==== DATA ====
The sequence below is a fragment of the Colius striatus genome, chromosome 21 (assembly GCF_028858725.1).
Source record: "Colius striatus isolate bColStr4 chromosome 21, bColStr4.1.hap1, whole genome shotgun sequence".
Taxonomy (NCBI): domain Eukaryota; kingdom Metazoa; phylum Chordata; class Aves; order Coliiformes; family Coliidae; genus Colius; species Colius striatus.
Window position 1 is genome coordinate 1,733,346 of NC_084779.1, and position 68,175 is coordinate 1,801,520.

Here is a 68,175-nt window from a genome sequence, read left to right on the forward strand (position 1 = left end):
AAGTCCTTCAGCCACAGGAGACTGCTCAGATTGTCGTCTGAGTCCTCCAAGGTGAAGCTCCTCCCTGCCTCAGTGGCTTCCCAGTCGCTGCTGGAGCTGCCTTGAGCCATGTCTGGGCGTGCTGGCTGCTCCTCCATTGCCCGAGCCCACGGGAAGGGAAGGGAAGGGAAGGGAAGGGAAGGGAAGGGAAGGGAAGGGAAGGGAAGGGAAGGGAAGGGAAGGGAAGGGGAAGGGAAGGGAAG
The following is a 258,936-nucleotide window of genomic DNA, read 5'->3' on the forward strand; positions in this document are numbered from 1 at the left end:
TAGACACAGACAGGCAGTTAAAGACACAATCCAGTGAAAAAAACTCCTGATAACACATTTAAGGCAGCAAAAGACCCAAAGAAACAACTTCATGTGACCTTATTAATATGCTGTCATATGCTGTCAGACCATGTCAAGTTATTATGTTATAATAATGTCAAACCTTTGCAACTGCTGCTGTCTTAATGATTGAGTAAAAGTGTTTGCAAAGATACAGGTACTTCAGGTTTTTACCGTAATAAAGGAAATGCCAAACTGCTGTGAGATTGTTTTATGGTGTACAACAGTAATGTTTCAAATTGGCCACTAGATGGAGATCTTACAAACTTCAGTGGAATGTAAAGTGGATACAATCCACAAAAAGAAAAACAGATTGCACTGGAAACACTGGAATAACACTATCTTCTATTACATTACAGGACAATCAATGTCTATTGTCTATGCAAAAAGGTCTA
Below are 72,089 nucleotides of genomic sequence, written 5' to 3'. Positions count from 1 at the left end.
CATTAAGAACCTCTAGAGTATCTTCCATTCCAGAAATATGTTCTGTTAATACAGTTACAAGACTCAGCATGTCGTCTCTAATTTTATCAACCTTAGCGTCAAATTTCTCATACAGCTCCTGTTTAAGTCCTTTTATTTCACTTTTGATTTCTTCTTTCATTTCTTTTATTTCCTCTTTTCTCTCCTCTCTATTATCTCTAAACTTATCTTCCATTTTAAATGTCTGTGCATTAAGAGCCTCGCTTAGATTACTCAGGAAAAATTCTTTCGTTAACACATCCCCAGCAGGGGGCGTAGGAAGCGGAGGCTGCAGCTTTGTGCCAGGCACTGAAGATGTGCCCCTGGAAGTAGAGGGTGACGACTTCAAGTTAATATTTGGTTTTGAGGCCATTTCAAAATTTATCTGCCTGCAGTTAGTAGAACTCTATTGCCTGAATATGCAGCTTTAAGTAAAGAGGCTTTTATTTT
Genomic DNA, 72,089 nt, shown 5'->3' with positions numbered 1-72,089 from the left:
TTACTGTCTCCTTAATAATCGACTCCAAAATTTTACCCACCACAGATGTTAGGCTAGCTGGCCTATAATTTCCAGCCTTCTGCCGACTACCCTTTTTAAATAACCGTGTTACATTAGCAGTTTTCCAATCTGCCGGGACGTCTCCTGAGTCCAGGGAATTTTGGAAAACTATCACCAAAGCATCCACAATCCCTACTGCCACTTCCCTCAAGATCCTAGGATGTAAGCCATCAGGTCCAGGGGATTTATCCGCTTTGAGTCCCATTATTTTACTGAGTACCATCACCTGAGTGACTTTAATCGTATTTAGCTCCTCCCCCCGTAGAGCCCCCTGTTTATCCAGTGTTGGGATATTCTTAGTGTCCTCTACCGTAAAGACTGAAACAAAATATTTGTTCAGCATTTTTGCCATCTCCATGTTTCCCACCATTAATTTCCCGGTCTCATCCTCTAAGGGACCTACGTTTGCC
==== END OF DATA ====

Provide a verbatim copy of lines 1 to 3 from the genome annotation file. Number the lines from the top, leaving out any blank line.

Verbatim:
The sequence below is a fragment of the Colius striatus genome, chromosome 21 (assembly GCF_028858725.1).
Source record: "Colius striatus isolate bColStr4 chromosome 21, bColStr4.1.hap1, whole genome shotgun sequence".
Taxonomy (NCBI): domain Eukaryota; kingdom Metazoa; phylum Chordata; class Aves; order Coliiformes; family Coliidae; genus Colius; species Colius striatus.